Or is it? I am interested in hearing ideas from others, either via  
this list or by e-mail to me at <[hidden email]>. If there is  
significant e-mail exchange, I will summarize and post that summary  
here.

Thanks, Mark
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Re: Abuse protection, especially children

Jonathan Greenlee

The ONLY appropriate approach is that Children are NEVER allowed in virtual worlds.
Afterall, the Internet is intended for ADULTS ONLY, meaning "well-behaved and serious and knowledge oriented" rather than "sex or violence oriented".

--- On Wed, 7/8/09, Mark Dubin <[hidden email]> wrote:

> From: Mark Dubin <[hidden email]>
> Subject: [Opensim-users] Abuse protection, especially children
> To: [hidden email]
> Date: Wednesday, July 8, 2009, 1:57 PM
> This is more a philosophical
> question, than technical, but there may 
> be technical approaches to it. A public OpenSim grid allows
> access to 
> people of any age, adult or child. Then, the availability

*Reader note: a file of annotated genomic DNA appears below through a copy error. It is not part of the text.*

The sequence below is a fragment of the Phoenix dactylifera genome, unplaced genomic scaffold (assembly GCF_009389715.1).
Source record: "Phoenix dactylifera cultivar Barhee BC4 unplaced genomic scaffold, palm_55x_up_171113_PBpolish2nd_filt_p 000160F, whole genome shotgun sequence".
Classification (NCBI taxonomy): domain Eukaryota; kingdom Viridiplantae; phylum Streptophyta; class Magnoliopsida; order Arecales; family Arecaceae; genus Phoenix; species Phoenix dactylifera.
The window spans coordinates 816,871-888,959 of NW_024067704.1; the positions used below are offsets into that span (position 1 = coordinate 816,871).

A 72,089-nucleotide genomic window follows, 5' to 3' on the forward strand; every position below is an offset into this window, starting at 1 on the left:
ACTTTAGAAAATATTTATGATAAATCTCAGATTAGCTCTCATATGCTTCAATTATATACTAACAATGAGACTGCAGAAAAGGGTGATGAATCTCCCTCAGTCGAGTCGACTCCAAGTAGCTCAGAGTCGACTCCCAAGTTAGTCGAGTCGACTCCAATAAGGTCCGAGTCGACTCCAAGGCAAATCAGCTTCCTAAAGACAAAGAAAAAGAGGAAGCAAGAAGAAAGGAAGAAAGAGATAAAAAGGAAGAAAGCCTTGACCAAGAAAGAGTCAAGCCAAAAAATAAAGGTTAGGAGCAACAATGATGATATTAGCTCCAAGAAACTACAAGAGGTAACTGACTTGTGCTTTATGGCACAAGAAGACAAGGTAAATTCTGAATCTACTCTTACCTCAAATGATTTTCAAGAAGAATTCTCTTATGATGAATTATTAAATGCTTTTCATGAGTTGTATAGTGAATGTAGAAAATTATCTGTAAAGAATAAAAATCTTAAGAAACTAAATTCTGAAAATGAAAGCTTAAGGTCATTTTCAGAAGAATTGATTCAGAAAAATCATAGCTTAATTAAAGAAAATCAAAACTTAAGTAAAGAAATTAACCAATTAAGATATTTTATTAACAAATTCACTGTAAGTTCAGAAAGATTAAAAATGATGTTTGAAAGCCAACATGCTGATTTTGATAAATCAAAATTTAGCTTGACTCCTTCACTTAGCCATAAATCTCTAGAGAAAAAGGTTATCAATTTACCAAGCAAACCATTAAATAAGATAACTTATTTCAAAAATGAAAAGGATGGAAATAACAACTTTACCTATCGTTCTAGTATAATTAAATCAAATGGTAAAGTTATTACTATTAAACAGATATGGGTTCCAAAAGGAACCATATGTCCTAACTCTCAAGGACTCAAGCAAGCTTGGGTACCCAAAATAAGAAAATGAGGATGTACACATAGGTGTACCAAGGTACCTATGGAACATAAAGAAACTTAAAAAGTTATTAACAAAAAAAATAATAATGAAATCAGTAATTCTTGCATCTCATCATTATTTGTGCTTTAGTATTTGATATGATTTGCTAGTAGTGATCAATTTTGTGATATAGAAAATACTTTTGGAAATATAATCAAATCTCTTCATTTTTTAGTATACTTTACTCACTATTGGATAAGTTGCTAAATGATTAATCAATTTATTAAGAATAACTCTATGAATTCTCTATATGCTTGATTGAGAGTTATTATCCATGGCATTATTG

> of both 
> chat and IM makes the site the equivalent of a public
> chat-room with 
> a private back-channel. This presents a situation in which
> adult 
> predators can approach children, with the attendant
> dangers. How can 
> this concern be approached? Any kind of "public" OpenSim is
> prone to 
> this issue, which will thus need a long-term, broad-based
> approach. A 
> specific example could be a museum.
>
> A significant advantage of having a public museum on an
> OpenSim grid, 
> open to all, is that museums typically are valuable
> learning assets 
> for children. Allowing chat/IM enhances the experience by
> fostering 
> sharing of insights and questions. Thus, totally blocking
> chat and/or 
> IM limits the value of the site. Another approach could be
> to require 
> prior approval for each avatar that has access to the site.
> However, 
> this is impractical in terms of resources needed to
> accomplish it